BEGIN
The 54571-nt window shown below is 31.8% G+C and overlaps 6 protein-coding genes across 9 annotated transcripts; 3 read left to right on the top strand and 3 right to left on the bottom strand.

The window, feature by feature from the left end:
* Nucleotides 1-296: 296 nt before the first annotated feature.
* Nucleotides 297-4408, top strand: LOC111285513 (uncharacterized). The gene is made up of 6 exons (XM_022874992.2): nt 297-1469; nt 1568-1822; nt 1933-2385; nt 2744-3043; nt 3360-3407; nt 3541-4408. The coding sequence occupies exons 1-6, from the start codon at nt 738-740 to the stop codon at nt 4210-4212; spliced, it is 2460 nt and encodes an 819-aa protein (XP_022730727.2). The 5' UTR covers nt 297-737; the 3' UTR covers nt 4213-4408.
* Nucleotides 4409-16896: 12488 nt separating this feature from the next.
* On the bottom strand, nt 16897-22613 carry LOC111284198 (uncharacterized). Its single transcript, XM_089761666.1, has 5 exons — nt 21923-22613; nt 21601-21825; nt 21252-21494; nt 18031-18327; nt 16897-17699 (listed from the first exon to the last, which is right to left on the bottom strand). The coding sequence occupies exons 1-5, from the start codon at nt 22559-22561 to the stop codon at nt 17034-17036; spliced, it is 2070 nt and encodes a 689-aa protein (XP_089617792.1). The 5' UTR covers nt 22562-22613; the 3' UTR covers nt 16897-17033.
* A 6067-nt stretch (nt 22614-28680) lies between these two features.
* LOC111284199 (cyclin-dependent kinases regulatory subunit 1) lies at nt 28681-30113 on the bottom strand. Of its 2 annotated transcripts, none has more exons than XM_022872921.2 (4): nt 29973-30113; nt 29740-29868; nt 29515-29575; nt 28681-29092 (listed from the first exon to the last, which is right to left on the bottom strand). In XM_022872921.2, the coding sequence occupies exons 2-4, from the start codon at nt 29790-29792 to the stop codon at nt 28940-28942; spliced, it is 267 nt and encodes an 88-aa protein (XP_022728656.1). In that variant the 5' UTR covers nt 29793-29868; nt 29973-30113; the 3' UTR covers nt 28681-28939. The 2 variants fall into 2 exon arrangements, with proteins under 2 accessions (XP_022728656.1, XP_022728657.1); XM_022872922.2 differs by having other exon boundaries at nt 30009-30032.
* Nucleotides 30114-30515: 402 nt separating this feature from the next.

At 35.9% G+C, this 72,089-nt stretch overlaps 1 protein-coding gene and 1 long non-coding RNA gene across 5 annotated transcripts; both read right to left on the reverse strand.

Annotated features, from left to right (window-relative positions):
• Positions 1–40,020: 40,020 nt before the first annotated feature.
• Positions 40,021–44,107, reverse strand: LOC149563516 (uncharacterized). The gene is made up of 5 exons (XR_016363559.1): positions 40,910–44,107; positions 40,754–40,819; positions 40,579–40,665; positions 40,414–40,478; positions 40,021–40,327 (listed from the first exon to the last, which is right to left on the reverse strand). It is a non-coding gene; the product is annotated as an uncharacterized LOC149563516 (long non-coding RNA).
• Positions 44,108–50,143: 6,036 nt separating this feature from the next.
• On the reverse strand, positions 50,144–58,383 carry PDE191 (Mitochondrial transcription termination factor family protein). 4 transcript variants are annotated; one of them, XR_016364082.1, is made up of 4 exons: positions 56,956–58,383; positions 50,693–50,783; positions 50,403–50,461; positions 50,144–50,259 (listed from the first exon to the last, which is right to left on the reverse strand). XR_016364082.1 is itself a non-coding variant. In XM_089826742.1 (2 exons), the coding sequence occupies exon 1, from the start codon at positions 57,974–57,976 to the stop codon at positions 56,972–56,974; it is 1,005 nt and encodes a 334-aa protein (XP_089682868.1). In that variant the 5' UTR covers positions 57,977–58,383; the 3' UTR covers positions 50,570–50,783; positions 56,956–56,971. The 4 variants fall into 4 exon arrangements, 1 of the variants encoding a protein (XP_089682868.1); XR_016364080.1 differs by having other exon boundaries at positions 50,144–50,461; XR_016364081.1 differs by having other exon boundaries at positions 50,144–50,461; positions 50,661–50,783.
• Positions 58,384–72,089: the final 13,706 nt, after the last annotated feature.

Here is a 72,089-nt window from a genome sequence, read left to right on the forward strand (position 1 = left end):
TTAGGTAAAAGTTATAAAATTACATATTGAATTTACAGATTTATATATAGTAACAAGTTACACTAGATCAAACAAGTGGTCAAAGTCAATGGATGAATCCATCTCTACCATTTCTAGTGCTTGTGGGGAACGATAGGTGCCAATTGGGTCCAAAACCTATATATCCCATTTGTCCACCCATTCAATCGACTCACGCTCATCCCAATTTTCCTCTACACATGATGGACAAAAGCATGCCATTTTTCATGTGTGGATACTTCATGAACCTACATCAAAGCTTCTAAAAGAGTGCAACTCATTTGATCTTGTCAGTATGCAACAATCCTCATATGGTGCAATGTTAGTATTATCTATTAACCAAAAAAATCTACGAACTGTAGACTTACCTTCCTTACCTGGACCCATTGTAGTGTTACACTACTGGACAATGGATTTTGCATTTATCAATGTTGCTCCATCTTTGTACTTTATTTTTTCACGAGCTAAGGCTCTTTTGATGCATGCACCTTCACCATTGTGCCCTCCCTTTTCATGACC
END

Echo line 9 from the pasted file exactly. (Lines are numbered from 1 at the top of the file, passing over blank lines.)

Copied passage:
* Nucleotides 30114-30515: 402 nt separating this feature from the next.